Kerrie Devine was an employee of East Devon Primary Care Trust until it was dissolved in 2003-2006. It was reformed as Devon PCT and, as a result of the dissolution, existing staff had to re-apply for their positions. During the re-application, qualifications were checked and it was found that Kerrie Devine did not hold the qualifications she claimed to.

An investigation, headed by the NHS Counter Fraud Service, resulted in a successful prosecution under s.2 of the Fraud Act 2006 (fraud by false representation).

She was given a six-month suspended sentence, ordered to pay £9,600 in compensation, and was ordered to do 150 hours community service.

What was interesting about this case is that she had been hired under the pretence of holding qualifications that she did not and she held the post for many years before the fraud came to light.

This demonstrates two important points when considering new and existing staff:

  1. The importance of education verification for new staff as a method of mitigating the risk of fraud (primary checks)
  2. The importance of education verification for existing staff as a method of mitigating the continuation of fraud (secondary checks)

The story of Kerrie Devine, a person who managed to land a very senior role within the NHS through fraud, is a story which employers should take note of. If it can happen within the NHS, it can happen to your organisation.

If the East Devon PCT had not dissolved and employees not had to re-apply for roles, the fraud could have continued indefinitely.

Conclusions

There are many behaviours caught under degree fraud. These include, but are not limited to:

  1. Claiming to have a degree that you do not
  2. Claiming your classification is higher than it actually is (e.g. 2.1 instead of a 2.2)
  3. Claiming that your study dates are or year of graduation is different from what they are
  4. Claiming that your degree is of a different type than it actually is (e.g. “Law” instead of “History”; “Master of Arts” instead of “Bachelor of Arts”)

Fraud is a highly under-reported crime. If it wasn’t for the NHS’s dedicated fraud team – the NHS Counter Fraud Service – it is unlikely that this case of degree fraud would have reached trial and successfully prosecuted. However, as awareness of the issue becomes more widespread, both reporting and prosecutions will become more common.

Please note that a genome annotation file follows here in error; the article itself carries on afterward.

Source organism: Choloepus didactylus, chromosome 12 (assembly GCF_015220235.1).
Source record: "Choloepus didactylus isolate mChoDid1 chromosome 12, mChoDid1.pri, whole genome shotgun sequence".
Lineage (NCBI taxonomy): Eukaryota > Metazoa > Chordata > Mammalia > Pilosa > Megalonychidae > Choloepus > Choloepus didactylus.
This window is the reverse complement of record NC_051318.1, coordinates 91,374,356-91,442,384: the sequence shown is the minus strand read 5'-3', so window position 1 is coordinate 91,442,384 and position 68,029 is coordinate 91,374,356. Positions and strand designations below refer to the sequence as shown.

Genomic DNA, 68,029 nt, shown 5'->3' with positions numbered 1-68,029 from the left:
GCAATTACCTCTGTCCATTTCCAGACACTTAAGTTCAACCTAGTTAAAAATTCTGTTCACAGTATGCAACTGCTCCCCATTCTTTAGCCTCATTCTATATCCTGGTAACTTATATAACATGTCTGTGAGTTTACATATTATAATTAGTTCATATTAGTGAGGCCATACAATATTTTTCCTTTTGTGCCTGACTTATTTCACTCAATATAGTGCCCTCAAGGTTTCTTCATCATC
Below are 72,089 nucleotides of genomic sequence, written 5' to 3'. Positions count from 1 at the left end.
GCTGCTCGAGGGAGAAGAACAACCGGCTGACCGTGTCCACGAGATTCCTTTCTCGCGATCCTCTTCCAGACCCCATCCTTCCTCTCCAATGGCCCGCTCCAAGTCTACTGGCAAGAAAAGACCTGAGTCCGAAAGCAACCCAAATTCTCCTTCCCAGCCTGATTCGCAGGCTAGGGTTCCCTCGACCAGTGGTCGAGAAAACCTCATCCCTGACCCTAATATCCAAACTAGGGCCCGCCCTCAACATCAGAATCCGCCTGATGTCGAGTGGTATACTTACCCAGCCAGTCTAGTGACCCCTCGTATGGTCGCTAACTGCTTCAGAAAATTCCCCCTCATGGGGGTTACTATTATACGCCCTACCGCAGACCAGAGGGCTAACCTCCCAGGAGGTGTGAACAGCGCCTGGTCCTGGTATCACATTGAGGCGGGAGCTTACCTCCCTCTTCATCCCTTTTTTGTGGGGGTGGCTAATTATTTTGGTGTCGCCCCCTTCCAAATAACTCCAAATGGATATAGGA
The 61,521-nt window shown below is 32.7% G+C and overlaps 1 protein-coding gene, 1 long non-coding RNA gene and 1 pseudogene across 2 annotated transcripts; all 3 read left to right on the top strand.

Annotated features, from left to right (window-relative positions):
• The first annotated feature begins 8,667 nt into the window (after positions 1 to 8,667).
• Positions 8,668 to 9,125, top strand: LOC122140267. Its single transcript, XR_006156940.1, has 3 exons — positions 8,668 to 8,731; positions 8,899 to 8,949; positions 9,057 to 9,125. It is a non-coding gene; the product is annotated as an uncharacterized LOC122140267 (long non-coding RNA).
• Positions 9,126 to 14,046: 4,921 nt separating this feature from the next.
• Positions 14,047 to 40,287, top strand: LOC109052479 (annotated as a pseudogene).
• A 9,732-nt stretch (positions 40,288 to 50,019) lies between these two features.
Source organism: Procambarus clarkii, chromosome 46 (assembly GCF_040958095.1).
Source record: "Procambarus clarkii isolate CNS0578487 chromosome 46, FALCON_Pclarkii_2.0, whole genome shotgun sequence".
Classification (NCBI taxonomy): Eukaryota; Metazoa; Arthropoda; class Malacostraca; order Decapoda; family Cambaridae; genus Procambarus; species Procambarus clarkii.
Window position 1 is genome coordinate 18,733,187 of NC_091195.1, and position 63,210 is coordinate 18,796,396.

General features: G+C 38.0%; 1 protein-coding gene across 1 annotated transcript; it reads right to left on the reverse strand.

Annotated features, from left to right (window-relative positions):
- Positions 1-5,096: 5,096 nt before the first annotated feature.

From an employer’s perspective, it is prudent to protect yourself from the risk of degree fraud by conducting proper and through checks on new and existing staff. Degree fraud is serious business. If it can happen in the NHS, it can happen to you. Although there appears to be no reported damage in the case above, the NHS is in a better position than small-to-medium sized enterprises to absorb the damage and reputation loss caused by a bad hire – can you honestly say you are in the same position?

From a candidates perspective, although in a competitive market, you may feel that claiming to have a first class rather than a 2.2 might give you an advantage when it comes to applying for jobs, sooner or later the fraud will be exposed and the consequences could be far worse than simply not landing that perfect position. It will most certainly be the end of your professional career with that employer or industry, and may even lead to loss of your liberty.

Little white lies aren’t such a little deal!


For the full text of the Fraud Act 2006, visit:

http://www.legislation.gov.uk/ukpga/2006/35/contents

For the CIPD press release on Kerrie Devine, visit:

http://www.cipd.co.uk/pm/peoplemanagement/b/weblog/archive/2013/01/29/hr-manager-sentenced-for-lying-about-qualifications-2010-01.aspx

Six Degrees of Fabrication

As HEDD becomes the UK’s trusted brand for degree verification we’re getting almost daily reports of bogus institutions.

The latest one to come to our attention is the University of Wolverhamton in Ireland* through a certificate and transcript we were asked to verify. The certificate invites you to verify the candidate through their website www.wolverhamton.com. Hopefully by the time you read this, the site will still be there**. Generally speaking, once ‘outed’, the sites disappear. On the surface, the site looks pretty plausible, but closer examination reveals a rash of spelling mistakes – ‘corses’ is the most obvious example. References to campuses in England also points to a lack of understanding of basic UK geography.

To make it look credible the site owners have copied pages from legitimate UK university websites – clearly breaching copyright. Even the fake certificate we have carries the name and signature of a real UK Registrar from another valid university – we have let them know that their identify has been stolen.

Fraudsters are backing up their fake certificates with convincing transcripts and letters of reference in the hope that employers won’t need to verify with the named awarding body if they have lots of supporting documents. A two minute Google check can reveal that addresses are false, referees don’t exist, and, if the fake qualifications are old, the website has disappeared.

*Did you spot the missing P? We nearly missed it too

** If you’re using Internet Explorer the site has now been reported as ‘unsafe’